I started selling The Big Issue seven or eight years ago after I took myself into the office in Vauxhall. I wasn’t quite sure if it was the right thing for me, but it has been. I’d lived in London for 16 years as an addict – drugs, alcohol and methadone – and I was so fed up of begging or shoplifting to feed my addiction. It took a few years to sort myself out, but when I started doing The Big Issue properly I started doing better. Then I came back home, away from the drugs in London.
Being an addict is like being put into a corner. I would steal, and then I started selling drugs, so just when you thought I couldn’t go any lower I went to jail. Coming out of rehab or prison with no support and no structure, I always just got back into what I knew.
A businessman called John Morris intervened in my life and saw the better in me
It was a stranger who helped me in the end. A businessman called John Morris intervened in my life and saw the better in me. I was just sitting outside Farringdon station, he was suited and booted but he came up and talked to me. Every few days we’d sit in the park together, have a chat, we even wrote poems together. He let me be me. He knew about my addiction and he had ongoing alcohol problems himself, but he was from a different side of society. I was right at the bottom, he was able to function.
Last year he died of pneumonia. I’d moved back up to South Shields by then but I knew he wasn’t eating properly and was drinking heavier. I could hear it in his voice and I told him to go to the doctor. I couldn’t get hold of him one weekend then his family phoned me to tell me. They said they wanted me at his funeral and asked me to carry the coffin. It’s still very emotional for me.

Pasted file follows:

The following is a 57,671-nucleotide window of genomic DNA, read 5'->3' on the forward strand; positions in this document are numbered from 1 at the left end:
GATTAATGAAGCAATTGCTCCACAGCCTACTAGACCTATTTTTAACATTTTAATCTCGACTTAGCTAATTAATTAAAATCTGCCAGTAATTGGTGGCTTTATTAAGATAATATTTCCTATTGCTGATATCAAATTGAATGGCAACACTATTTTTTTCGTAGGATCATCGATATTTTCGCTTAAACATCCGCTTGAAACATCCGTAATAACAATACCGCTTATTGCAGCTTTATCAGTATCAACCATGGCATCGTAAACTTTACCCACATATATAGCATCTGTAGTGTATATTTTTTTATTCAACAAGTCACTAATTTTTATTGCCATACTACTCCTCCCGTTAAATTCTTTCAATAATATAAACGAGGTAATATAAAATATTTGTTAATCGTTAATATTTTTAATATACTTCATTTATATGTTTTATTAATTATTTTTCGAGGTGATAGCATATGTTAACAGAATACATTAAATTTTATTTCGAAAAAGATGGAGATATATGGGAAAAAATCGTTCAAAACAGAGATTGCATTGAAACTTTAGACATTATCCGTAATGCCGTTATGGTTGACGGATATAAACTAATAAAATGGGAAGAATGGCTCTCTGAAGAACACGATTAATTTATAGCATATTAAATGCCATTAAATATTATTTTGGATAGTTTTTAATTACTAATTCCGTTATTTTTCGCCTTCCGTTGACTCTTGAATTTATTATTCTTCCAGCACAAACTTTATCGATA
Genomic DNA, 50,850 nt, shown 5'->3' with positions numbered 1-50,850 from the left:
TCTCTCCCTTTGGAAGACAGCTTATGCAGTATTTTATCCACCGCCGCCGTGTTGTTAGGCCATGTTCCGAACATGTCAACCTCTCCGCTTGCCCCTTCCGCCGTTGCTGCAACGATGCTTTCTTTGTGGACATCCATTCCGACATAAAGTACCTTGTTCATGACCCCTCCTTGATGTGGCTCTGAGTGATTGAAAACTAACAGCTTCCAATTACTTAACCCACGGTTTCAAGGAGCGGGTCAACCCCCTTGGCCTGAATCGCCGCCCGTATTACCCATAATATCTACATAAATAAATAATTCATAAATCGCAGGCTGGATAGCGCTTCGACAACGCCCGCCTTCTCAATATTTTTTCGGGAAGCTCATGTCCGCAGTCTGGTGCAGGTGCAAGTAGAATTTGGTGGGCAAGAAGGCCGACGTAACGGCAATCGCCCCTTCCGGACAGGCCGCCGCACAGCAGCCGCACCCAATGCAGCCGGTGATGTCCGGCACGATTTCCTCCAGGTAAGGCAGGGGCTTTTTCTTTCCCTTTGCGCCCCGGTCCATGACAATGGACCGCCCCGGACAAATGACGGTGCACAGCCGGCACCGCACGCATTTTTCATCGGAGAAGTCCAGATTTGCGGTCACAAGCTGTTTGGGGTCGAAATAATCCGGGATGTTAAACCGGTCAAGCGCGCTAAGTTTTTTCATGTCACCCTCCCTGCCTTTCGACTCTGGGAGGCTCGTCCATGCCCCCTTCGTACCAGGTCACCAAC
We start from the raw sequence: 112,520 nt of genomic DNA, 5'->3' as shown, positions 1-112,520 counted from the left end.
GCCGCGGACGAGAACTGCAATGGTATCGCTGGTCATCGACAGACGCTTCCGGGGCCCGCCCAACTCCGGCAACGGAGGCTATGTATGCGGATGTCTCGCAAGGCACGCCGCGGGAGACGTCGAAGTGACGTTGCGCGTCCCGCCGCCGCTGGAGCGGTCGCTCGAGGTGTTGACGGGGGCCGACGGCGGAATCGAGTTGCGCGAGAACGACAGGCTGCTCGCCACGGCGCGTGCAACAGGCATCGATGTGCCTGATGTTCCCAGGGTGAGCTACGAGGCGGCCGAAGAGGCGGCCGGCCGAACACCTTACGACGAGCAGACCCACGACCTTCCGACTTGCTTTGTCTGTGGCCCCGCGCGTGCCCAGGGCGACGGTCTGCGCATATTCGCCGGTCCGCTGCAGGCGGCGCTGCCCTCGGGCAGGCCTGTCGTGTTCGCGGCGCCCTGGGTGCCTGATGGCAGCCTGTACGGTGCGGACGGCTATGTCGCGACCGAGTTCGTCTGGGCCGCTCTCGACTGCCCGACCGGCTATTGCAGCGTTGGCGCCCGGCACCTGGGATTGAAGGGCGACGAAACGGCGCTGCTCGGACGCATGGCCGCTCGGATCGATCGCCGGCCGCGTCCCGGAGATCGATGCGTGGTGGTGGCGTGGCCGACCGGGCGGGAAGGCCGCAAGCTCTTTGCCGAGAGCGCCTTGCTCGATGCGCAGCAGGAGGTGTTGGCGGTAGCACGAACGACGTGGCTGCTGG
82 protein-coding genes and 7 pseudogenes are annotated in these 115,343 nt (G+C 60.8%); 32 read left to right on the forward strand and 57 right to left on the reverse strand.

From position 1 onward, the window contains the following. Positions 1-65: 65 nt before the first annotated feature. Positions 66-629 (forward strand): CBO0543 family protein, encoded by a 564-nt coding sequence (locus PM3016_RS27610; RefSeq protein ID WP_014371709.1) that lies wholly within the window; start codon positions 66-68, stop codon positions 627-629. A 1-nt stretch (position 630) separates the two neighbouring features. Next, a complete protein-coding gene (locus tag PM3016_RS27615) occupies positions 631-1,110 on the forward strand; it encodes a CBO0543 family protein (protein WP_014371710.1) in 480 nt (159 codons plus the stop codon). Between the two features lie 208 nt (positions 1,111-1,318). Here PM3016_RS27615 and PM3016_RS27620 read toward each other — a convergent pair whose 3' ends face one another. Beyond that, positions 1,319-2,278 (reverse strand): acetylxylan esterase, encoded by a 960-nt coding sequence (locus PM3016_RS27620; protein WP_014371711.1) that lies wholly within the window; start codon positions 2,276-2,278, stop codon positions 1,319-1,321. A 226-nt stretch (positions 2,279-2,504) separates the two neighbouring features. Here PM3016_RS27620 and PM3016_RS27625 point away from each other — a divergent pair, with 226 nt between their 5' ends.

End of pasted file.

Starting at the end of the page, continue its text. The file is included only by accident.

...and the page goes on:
It’s taken time to give myself a pat on the back for what I’ve gone through
I’m in rented accommodation now. It’s not luxurious but me and my girlfriend are saving the pennies up and we’re decorating. We’ve got a parrot, a bunny rabbit and a Staffie called Paige. We rescued her because we were rescued and we called her Paige because her life’s a page-turner like ours have been. I’m hoping to take her on my pitch but she’s still quite nervous.
Little by little I’m feeling more confident about myself. It’s taken time to give myself a pat on the back for what I’ve gone through. I’d love to get into college to be a drug and alcohol misuse worker. On the streets – I don’t want to be sitting behind a desk. I want to help people not abuse methadone and not end up with a double addiction. I can connect, I can relate and I can sympathise because I’ve been there. My biggest goal is to die clean.
One of my customers bought me a bike and I cycle 20 miles a day to and from work. It saves me about £120 a month in travel.
If I won the lottery
I’d take my girlfriend on a safari. I’ve never been abroad in my life but we’re always watching Attenborough. It’s one experience we’d love to have.
I’m on my pitch 9:30am until 5pm six days a week
Interview: Sarah Reid
Photo: Jamie TranterNewcastle Central Station, Newcastle upon Tyne, UK